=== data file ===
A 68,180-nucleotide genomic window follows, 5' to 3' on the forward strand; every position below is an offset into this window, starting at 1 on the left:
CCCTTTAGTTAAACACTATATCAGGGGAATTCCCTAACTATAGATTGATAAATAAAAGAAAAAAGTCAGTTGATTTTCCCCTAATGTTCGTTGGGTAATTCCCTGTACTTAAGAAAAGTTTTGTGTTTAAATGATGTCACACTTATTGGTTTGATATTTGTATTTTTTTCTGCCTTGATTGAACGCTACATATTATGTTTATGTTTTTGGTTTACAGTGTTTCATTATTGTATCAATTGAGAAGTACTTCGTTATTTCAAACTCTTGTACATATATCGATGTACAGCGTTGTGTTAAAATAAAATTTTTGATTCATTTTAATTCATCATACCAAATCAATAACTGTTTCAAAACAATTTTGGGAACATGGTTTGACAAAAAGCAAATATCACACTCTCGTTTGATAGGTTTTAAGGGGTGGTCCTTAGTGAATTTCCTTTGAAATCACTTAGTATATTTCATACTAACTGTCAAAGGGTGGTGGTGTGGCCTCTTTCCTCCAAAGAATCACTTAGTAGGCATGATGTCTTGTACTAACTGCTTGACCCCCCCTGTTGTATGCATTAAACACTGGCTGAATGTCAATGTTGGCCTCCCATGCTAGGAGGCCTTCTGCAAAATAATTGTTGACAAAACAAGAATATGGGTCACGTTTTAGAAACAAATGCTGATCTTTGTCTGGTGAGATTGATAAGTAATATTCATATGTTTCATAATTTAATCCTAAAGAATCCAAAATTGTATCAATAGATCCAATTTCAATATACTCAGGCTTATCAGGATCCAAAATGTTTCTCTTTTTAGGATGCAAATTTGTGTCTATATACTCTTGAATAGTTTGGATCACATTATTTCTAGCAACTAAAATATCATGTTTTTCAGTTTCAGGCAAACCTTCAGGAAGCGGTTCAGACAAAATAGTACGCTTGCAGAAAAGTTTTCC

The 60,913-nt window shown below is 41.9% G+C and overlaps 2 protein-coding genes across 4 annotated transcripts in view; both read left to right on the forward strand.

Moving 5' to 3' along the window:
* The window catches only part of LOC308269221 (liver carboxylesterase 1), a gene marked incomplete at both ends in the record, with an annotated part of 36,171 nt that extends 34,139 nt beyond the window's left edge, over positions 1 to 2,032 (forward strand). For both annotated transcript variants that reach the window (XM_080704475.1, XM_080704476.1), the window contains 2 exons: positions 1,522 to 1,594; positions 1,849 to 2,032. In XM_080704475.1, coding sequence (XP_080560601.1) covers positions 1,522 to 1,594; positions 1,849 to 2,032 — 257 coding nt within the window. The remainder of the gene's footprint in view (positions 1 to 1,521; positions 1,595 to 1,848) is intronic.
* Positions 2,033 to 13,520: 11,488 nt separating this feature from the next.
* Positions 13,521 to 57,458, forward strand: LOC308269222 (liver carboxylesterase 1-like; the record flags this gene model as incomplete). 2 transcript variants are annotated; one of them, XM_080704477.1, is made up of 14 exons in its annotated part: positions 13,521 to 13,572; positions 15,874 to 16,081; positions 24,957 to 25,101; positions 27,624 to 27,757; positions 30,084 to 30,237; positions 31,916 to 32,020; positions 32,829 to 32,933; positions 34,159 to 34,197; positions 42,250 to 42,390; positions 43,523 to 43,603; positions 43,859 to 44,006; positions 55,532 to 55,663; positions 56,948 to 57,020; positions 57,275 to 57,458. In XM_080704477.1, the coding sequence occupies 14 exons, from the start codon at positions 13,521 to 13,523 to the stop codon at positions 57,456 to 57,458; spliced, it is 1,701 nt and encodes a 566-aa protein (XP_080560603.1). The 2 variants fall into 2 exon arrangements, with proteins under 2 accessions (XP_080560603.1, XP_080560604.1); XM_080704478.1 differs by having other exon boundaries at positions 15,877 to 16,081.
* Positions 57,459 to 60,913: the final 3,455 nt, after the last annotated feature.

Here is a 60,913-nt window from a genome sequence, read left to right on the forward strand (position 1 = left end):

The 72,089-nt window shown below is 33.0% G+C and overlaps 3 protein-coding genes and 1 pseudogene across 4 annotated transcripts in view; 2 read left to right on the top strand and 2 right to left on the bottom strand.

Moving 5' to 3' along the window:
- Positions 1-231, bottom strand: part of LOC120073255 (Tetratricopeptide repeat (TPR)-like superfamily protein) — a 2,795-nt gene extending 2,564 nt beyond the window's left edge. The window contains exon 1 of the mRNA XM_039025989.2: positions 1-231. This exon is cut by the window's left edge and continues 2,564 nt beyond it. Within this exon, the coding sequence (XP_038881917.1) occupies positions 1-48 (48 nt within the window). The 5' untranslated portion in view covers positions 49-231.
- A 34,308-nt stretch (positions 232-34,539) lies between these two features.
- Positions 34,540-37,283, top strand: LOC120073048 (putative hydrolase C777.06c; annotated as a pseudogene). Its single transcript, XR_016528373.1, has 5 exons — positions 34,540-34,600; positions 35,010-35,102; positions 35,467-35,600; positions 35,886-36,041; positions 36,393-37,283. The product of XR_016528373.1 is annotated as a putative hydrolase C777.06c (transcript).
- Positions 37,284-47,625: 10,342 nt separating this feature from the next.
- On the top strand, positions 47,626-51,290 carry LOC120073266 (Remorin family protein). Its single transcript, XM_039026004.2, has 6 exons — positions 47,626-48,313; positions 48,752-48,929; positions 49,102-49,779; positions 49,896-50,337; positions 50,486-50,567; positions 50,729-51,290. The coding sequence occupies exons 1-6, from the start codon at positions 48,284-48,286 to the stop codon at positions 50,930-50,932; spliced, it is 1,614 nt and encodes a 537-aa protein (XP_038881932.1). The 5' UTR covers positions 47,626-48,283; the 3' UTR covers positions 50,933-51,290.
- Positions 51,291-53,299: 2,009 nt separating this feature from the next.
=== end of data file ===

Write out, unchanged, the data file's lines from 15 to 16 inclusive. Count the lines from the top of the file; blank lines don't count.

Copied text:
- Positions 37,284-47,625: 10,342 nt separating this feature from the next.
- On the top strand, positions 47,626-51,290 carry LOC120073266 (Remorin family protein). Its single transcript, XM_039026004.2, has 6 exons — positions 47,626-48,313; positions 48,752-48,929; positions 49,102-49,779; positions 49,896-50,337; positions 50,486-50,567; positions 50,729-51,290. The coding sequence occupies exons 1-6, from the start codon at positions 48,284-48,286 to the stop codon at positions 50,930-50,932; spliced, it is 1,614 nt and encodes a 537-aa protein (XP_038881932.1). The 5' UTR covers positions 47,626-48,283; the 3' UTR covers positions 50,933-51,290.